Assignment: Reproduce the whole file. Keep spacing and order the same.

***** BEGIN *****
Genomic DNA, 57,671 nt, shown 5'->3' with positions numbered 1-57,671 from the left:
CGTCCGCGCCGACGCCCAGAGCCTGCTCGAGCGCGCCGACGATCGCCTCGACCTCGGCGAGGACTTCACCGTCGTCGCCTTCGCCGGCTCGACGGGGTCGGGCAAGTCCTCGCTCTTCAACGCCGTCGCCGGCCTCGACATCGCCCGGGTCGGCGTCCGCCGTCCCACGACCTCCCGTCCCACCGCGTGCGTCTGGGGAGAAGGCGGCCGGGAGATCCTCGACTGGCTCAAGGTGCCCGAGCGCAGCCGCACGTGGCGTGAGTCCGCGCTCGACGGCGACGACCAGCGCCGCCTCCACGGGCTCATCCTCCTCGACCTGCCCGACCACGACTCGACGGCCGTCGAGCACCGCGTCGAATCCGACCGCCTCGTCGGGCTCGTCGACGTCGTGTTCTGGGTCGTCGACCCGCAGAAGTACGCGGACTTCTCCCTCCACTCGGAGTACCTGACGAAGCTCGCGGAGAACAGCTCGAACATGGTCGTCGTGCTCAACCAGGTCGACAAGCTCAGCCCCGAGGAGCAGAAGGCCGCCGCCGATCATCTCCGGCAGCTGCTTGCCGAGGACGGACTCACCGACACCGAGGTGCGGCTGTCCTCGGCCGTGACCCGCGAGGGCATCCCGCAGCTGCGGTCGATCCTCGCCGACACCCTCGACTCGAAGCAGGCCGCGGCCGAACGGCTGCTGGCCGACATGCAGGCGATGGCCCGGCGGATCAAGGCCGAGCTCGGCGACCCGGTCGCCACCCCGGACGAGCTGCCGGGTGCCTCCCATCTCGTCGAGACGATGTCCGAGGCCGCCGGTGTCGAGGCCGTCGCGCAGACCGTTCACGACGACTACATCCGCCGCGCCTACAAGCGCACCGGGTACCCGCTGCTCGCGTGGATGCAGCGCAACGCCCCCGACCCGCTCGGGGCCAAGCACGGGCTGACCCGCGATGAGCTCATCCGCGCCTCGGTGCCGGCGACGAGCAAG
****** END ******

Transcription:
Genomic DNA, 57,671 nt, shown 5'->3' with positions numbered 1-57,671 from the left:
CGTCCGCGCCGACGCCCAGAGCCTGCTCGAGCGCGCCGACGATCGCCTCGACCTCGGCGAGGACTTCACCGTCGTCGCCTTCGCCGGCTCGACGGGGTCGGGCAAGTCCTCGCTCTTCAACGCCGTCGCCGGCCTCGACATCGCCCGGGTCGGCGTCCGCCGTCCCACGACCTCCCGTCCCACCGCGTGCGTCTGGGGAGAAGGCGGCCGGGAGATCCTCGACTGGCTCAAGGTGCCCGAGCGCAGCCGCACGTGGCGTGAGTCCGCGCTCGACGGCGACGACCAGCGCCGCCTCCACGGGCTCATCCTCCTCGACCTGCCCGACCACGACTCGACGGCCGTCGAGCACCGCGTCGAATCCGACCGCCTCGTCGGGCTCGTCGACGTCGTGTTCTGGGTCGTCGACCCGCAGAAGTACGCGGACTTCTCCCTCCACTCGGAGTACCTGACGAAGCTCGCGGAGAACAGCTCGAACATGGTCGTCGTGCTCAACCAGGTCGACAAGCTCAGCCCCGAGGAGCAGAAGGCCGCCGCCGATCATCTCCGGCAGCTGCTTGCCGAGGACGGACTCACCGACACCGAGGTGCGGCTGTCCTCGGCCGTGACCCGCGAGGGCATCCCGCAGCTGCGGTCGATCCTCGCCGACACCCTCGACTCGAAGCAGGCCGCGGCCGAACGGCTGCTGGCCGACATGCAGGCGATGGCCCGGCGGATCAAGGCCGAGCTCGGCGACCCGGTCGCCACCCCGGACGAGCTGCCGGGTGCCTCCCATCTCGTCGAGACGATGTCCGAGGCCGCCGGTGTCGAGGCCGTCGCGCAGACCGTTCACGACGACTACATCCGCCGCGCCTACAAGCGCACCGGGTACCCGCTGCTCGCGTGGATGCAGCGCAACGCCCCCGACCCGCTCGGGGCCAAGCACGGGCTGACCCGCGATGAGCTCATCCGCGCCTCGGTGCCGGCGACGAGCAAG